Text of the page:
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A former body builder has spoken about how she became obsessed by her weight and body image.
Jemma Arscott said a lot of her motivation for training came from social media but admitted she'd overdone the training to the detriment of her mental, and physical health.
She now calls out others for posting unrealistic images on social media. If you’ve been affected by a mental health issue, help and support is available.
Visit BBC Action Line for more information about the content we are running throughout Mental Health Awareness Week and various support services.
Photos capturing people who have struggled with their body image and learned body confidence will go on show in Bristol later.
The exhibition 'One of a Kind' by Bath artist Emilie Giotti forms part of a two-day event at Illustrate in Park Street, Bristol.
It features Lana who abandoned shaving after a life of being shamed for her body hair.
There will also be talks and a panel discussion on mental health, self-care and body image.
On Thursday people can attend a Make for Mental Health event with different artists teaching their skills.
There will be talks by Blué O'Connor, founder of Kings and 'Talk Club', Lucy, founder of the Vegan Mellanhand who will talk about the importance of self-care in a busy world, Becky from the Anti Diet Riot Club, and Zac from Empire Fighting Chance talking about the life- changing spinal injury which left him paralysed.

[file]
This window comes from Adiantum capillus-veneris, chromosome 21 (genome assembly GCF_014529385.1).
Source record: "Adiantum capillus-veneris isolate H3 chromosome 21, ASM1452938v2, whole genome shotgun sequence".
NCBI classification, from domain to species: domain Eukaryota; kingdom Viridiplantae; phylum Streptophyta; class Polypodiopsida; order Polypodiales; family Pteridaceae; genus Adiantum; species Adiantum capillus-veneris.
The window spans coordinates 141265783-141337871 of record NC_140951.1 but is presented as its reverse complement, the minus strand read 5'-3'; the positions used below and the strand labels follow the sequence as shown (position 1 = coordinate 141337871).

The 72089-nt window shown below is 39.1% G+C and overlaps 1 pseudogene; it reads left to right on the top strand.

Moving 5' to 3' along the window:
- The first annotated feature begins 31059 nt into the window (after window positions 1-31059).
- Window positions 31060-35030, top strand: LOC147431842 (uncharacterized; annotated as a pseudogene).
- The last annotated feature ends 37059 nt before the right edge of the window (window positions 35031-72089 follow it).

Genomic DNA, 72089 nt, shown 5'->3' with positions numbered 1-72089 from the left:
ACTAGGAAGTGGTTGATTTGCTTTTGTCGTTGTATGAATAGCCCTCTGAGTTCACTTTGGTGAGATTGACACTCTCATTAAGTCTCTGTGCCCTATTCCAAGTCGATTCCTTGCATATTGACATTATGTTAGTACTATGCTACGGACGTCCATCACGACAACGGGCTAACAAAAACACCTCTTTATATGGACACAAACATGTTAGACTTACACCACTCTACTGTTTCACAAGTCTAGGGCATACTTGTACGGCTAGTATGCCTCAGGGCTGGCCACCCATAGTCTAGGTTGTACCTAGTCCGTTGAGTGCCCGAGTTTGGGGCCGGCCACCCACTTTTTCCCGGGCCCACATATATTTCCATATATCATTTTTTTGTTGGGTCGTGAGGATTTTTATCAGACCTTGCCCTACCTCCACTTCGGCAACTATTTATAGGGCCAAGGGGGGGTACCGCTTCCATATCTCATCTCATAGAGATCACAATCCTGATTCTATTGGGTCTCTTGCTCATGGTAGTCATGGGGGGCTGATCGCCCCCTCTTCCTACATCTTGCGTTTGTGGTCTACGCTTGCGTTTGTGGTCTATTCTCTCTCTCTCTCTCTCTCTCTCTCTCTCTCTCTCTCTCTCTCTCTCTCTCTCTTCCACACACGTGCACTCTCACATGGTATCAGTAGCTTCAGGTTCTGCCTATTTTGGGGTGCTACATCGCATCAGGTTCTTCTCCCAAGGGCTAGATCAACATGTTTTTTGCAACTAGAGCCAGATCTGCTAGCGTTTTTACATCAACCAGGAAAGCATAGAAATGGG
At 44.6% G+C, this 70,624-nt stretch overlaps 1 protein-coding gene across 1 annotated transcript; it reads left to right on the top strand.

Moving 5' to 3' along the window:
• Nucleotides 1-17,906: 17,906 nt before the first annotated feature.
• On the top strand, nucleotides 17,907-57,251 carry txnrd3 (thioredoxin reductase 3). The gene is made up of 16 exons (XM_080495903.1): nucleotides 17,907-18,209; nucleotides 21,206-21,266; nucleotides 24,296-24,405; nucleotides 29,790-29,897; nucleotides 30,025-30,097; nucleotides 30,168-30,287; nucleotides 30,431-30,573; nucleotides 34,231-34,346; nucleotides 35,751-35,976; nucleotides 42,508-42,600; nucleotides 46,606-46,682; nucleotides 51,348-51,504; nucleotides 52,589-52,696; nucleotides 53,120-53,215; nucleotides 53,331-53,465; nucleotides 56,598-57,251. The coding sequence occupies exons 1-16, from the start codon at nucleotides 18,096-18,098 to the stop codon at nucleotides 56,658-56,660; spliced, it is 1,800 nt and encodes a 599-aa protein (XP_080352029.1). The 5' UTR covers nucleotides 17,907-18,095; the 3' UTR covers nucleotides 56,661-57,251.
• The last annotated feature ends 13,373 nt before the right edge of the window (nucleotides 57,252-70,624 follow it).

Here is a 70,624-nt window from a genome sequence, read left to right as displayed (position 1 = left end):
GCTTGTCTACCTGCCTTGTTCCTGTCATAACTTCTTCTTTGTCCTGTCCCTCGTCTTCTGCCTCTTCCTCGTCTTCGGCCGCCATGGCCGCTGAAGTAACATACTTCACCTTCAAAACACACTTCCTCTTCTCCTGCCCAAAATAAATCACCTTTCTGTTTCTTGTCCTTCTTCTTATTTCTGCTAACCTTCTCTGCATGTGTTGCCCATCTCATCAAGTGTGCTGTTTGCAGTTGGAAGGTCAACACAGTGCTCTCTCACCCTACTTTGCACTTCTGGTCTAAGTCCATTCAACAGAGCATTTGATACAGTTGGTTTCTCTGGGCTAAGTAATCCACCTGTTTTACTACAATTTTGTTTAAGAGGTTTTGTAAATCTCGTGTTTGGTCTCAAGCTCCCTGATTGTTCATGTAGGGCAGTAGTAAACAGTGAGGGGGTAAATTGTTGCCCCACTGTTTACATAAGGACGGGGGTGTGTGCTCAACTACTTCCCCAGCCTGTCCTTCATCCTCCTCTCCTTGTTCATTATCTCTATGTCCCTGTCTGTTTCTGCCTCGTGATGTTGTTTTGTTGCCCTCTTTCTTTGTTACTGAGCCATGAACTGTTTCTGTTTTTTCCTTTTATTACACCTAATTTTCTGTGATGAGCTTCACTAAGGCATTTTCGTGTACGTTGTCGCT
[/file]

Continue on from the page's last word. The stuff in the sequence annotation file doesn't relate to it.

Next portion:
100% of the proceeds are going to Off The Record Bristol, a charity working to improve mental health in young people.
Speaking after the UWE conference on body image, mindful eating coach, Lisa Beasley applauded the panellists for opening up the debate on body image.
Lisa, who is from Bristol and counsels people on body image and their relationships with food, said: "Diet thinking and diet culture destroys lives.
"The quest to become smaller versions of ourselves, due in part to the unattainable images we see on a daily basis contributes to low self- esteem, depression, anxiety, and people putting their lives on hold until they reach the weight they want to be.
"Body dissatisfaction starts very young, often as early as six with children commenting on worries around ‘being’ or ‘getting fat’ and it carries on throughout our adult life.
We need to take the focus off weight and into well-being- which includes mental health and looking at people’s relationship with food and themselves."
UWE student Aliya Douglas feels too much pressure is put on women to look a particular way.
She was speaking after the conference on body image at the university's business centre in Frenchay.